The notion of peak is hard to pin down and, of course, the question of personal preferences comes into play… While I believe this wine will improve with age, I also feel it shouldn’t be kept too long because by the time the tannin further softens, the fruit will become more subdued. In the trade-off, I’d say 2005 Chasse Spleen should be ideal in 2025.

This wine was a joy to drink and it is always nice to see that the estates you considered stalwarts have maintained their standing.

Marcillac: a different kind of fine wine from Southwest France

Although a 4 hour drive from Bordeaux – the capital of Southwest France – Marcillac in the Averyron department is classified a “vin du sud-ouest” along with some 20 other appellations: Bergerac, Cahors, Gaillac, Buzet, Madiran, etc .

My wife and I enjoyed a vacation in the Averyron in September 2020, making sure to visit the Roquefort cheese cellars and admire the amazing Viaduc de Millau. Naturally, we also also visited the area’s best wine-producing region, Marcillac, about 20 km from the city of Rodez.

They have been making wine in Marcillac for a thousand years and it acquired appellation controlee status in 1990. The main grape variety, Fer Servadou (known locally as Mansois) accounts for at least 80% of the blend, the rest consisting of Cabernet Sauvignon, Merlot and Prunelard. The area under vine was approximately 1,500 hectares in the 16th century, but fell to just 10 fifty years ago. Today,
with 180 hectares, Marcillac is one of the smallest appellations in France.  The local cooperative, Les Vignerons du Vallon, accounts for over 50% of production.

The terroir consists of rolling hills (some of which are terraced) with red clay soil overlooking a plain with limestone soil. Marcillac is in a valley (in fact, the town’s full name is Marcillac-Vallon) and the surrounding mountains account for a temperate microclimate providing protection from strong winds.

I tend to have a soft spot for esoteric, inexpensive, under the radar appellations – and Marcillac definitely fits that description.  The Fer Servadou is a rare grape variety, and no other wine features it as prominently. Related to the family that includes Cabernet Sauvignon, it is what makes Marcillac unique. The first part of the name, Fer, comes from the fact that the vine branches are quite hard, like iron. The latter part, Servadou, means “that which keeps well” in Occitan.

We visited the appellation’s two main producers, starting off with Domaine du Cros, who have 28 hectares of vines. The first wine we tasted there was a pleasant 2019 Marcillac Rosé somewhat reminiscent of a Tavel with minerality showing on the aftertaste. The second wine, Cuvée n° 25, comes from a specific small plot of young vines and is made without sulphur. This was quite interesting, with an inky reddish-purple color, very pure primary aromas, and a rich, long aftertaste. We had had the third wine the previous night in a restaurant: the 2016 Vieilles Vignes. This showed good character and grip, and will benefit from further ageing. The last wine, 2015 Les Rougiers, was made from 70-year-old vines and aged in oak, which comes through strongly on the palate at this time. Although closed, I am convinced that this will provide much pleasure in ten years’ time.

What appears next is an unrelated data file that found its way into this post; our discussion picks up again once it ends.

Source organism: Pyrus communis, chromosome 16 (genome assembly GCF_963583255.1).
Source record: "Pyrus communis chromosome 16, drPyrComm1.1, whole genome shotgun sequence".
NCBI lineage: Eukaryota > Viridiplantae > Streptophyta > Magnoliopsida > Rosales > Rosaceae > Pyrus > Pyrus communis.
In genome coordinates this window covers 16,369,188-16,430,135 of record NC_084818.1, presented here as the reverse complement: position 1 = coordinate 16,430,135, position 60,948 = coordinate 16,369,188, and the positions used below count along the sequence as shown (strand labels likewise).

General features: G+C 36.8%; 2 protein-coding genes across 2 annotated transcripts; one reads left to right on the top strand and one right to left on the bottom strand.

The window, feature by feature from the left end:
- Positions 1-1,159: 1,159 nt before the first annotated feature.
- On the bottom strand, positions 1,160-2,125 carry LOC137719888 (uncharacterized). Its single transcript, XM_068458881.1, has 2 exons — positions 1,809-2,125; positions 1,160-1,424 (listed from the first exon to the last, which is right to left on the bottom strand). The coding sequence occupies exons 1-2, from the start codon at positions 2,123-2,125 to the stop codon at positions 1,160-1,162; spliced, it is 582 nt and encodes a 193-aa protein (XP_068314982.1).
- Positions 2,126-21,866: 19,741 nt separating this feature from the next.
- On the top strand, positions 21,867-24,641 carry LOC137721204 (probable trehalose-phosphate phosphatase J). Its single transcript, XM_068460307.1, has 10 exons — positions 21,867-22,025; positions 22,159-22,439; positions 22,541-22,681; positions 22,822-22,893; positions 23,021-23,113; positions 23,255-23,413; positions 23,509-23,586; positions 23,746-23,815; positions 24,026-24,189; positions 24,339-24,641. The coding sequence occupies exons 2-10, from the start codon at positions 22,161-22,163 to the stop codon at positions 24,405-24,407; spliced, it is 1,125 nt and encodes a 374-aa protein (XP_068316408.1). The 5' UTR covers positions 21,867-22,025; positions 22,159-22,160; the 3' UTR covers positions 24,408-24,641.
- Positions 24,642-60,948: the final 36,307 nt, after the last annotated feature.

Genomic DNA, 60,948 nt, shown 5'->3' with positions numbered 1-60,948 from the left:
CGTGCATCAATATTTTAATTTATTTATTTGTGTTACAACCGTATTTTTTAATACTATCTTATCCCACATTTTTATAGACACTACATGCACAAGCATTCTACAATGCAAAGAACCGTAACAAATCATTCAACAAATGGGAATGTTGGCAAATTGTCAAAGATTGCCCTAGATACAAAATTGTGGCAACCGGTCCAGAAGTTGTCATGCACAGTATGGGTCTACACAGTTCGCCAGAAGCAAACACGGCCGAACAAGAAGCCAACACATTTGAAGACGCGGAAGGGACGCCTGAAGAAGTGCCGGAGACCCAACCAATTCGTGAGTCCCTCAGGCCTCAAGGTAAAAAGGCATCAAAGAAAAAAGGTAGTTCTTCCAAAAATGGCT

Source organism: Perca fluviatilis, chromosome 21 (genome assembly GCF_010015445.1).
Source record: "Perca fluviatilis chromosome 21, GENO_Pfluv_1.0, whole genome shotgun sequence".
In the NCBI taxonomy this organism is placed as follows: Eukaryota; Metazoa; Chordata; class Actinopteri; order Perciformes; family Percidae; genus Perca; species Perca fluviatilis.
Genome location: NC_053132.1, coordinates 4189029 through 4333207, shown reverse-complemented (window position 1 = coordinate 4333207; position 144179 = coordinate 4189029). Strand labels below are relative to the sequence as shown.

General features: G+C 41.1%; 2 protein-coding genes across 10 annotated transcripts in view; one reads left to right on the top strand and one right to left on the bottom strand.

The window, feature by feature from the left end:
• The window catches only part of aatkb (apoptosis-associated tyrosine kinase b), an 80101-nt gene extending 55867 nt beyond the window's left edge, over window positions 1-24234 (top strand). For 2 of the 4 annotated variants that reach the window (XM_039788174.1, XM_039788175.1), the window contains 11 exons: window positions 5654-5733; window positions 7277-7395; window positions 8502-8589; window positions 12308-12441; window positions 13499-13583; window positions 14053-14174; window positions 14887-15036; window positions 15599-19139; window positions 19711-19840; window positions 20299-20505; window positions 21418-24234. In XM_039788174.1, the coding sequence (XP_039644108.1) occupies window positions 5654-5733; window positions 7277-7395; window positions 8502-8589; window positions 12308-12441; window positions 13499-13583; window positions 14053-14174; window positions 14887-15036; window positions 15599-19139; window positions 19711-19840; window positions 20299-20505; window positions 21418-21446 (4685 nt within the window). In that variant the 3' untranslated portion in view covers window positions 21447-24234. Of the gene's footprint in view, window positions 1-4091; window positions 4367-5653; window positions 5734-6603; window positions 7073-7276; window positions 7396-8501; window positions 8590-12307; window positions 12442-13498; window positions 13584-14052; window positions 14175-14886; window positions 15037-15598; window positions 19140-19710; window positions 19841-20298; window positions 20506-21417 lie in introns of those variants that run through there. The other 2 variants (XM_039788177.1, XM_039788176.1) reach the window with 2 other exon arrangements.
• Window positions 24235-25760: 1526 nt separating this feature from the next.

Charming village of Clairevaux d’Aveyron

Driving a short distance down the hill from Domaine du Cros, through a vista of vines thick with nearly-ripe grapes, we happened upon the closest village, Clairevaux d’Aveyron. This proved to be absolutely serendipitous for two reasons. First of all, the town is an architectural gem, a collection of fascinating medieval buildings built of red brick. Then, totally by chance, we came upon the cellars of the other major producer of Marcillac, Domaine Laurens, with 25 hectares of vines.

It was a pleasant surprise to discover this producer and their selection of innovative products. We started off with a pleasant white Vin de Pays de l’Aveyron made with Sauvignon, Chenin Blanc, and Saint Côme, going on to the domaine’s main wine, 2019 Pierres Rouges AOC Marcillac. This had seen no wood and been recently bottled, so was not showing at its best. However, it reflected the tart, fruity, seductive side of Marcillac and I came away with a case, considering it good value for money. But what really endeared me to Domaine Laurens was their range of special cuvées. These went from the pretty 2018 Cuvée des Flars to the refined and agreeably tannic 2017 Cuvée de l’Ecir. One step up were the 2016 Le Dernier Lion (aged in amphorae) and 2015 Clamenç.  These showed precision winemaking and would have totally puzzled even the most gifted blind taster. The latter is a blend of 50% Fer Servadou and 50% Cabernet Sauvignon. While not cheap (about 30 euros a bottle) these last two wines showed the sort of excellent quality can be achieved with the right hands in Marcillac – a quality I had not at all expected in this out-of-the-way appellation.